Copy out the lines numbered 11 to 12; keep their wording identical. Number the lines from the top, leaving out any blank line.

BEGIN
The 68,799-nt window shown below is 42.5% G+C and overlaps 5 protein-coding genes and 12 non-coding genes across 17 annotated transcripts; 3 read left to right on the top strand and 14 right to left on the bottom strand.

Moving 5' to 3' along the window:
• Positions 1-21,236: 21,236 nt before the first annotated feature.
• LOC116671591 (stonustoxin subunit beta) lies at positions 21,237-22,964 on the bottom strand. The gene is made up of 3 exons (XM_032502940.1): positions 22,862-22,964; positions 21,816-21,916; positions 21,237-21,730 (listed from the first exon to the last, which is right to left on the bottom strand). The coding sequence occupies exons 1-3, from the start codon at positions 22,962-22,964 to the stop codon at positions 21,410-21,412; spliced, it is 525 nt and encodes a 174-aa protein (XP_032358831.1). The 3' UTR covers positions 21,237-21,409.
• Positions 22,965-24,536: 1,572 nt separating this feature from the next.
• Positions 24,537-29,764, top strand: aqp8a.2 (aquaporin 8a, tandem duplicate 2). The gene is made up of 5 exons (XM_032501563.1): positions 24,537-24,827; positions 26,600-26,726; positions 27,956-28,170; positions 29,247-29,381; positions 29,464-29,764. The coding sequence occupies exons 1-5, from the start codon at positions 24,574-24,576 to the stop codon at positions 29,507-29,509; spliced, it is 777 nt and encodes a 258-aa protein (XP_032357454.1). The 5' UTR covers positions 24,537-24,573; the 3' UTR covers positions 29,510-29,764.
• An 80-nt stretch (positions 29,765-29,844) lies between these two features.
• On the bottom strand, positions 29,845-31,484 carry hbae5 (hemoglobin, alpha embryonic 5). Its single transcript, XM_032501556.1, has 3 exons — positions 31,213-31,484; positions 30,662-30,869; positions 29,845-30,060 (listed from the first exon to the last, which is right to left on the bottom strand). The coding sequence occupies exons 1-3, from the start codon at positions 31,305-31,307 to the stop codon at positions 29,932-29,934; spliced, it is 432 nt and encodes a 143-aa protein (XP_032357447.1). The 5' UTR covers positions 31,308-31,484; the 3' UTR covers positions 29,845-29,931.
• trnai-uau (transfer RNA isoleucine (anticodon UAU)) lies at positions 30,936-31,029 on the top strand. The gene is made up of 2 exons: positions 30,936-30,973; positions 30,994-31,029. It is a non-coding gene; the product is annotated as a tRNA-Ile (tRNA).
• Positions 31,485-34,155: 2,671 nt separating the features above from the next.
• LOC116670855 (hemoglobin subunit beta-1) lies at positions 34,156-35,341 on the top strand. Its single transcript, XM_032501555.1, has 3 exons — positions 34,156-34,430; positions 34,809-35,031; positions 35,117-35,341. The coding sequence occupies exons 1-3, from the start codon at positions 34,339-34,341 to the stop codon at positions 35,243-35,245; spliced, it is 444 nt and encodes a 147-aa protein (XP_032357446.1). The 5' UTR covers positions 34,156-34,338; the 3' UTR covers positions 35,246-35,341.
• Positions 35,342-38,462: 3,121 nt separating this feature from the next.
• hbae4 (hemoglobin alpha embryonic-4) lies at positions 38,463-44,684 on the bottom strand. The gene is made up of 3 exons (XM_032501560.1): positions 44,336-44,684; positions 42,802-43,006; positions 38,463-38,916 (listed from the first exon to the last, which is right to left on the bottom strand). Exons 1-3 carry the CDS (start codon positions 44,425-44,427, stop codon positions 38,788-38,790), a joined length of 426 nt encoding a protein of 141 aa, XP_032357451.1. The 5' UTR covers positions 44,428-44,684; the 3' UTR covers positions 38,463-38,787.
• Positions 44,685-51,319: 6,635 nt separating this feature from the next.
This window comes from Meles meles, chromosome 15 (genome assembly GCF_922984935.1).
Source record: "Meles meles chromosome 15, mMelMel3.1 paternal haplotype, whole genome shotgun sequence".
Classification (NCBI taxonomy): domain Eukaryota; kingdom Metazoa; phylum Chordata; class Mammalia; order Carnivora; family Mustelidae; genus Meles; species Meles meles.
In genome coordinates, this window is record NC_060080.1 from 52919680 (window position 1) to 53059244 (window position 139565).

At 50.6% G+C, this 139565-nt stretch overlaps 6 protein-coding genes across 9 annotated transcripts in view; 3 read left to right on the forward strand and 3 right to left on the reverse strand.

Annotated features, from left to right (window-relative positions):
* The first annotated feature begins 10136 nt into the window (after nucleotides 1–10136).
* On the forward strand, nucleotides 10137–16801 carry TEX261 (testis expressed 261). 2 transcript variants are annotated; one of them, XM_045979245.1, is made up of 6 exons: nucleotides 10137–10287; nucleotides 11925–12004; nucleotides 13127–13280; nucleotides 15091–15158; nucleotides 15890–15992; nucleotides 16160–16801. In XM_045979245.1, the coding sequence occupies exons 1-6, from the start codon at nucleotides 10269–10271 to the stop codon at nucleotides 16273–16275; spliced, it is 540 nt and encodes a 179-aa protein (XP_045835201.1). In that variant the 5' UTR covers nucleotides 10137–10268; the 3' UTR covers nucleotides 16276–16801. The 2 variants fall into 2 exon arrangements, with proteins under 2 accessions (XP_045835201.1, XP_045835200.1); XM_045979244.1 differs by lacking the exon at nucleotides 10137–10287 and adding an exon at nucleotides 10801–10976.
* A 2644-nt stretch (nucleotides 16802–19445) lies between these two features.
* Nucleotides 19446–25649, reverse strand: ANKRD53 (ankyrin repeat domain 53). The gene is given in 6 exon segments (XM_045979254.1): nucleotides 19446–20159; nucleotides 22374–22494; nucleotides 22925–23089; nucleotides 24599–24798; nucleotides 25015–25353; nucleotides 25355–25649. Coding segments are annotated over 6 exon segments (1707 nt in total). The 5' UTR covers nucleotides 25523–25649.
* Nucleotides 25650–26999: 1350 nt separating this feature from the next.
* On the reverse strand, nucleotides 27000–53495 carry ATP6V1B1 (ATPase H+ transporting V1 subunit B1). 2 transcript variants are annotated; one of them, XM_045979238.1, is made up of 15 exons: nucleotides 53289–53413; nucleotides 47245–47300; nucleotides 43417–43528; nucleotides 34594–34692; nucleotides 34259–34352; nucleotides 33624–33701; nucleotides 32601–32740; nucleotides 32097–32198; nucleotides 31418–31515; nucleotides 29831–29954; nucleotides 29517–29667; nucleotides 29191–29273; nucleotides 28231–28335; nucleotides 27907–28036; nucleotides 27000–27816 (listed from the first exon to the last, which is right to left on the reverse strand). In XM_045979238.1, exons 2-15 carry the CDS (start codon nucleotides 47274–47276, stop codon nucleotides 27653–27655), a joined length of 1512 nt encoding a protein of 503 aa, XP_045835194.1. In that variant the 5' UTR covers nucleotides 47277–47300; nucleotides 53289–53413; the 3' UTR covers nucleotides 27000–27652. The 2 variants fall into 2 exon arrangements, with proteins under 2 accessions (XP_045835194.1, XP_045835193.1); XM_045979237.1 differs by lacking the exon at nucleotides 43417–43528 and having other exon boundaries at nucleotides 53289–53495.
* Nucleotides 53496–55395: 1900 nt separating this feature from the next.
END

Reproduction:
• LOC116670855 (hemoglobin subunit beta-1) lies at positions 34,156-35,341 on the top strand. Its single transcript, XM_032501555.1, has 3 exons — positions 34,156-34,430; positions 34,809-35,031; positions 35,117-35,341. The coding sequence occupies exons 1-3, from the start codon at positions 34,339-34,341 to the stop codon at positions 35,243-35,245; spliced, it is 444 nt and encodes a 147-aa protein (XP_032357446.1). The 5' UTR covers positions 34,156-34,338; the 3' UTR covers positions 35,246-35,341.
• Positions 35,342-38,462: 3,121 nt separating this feature from the next.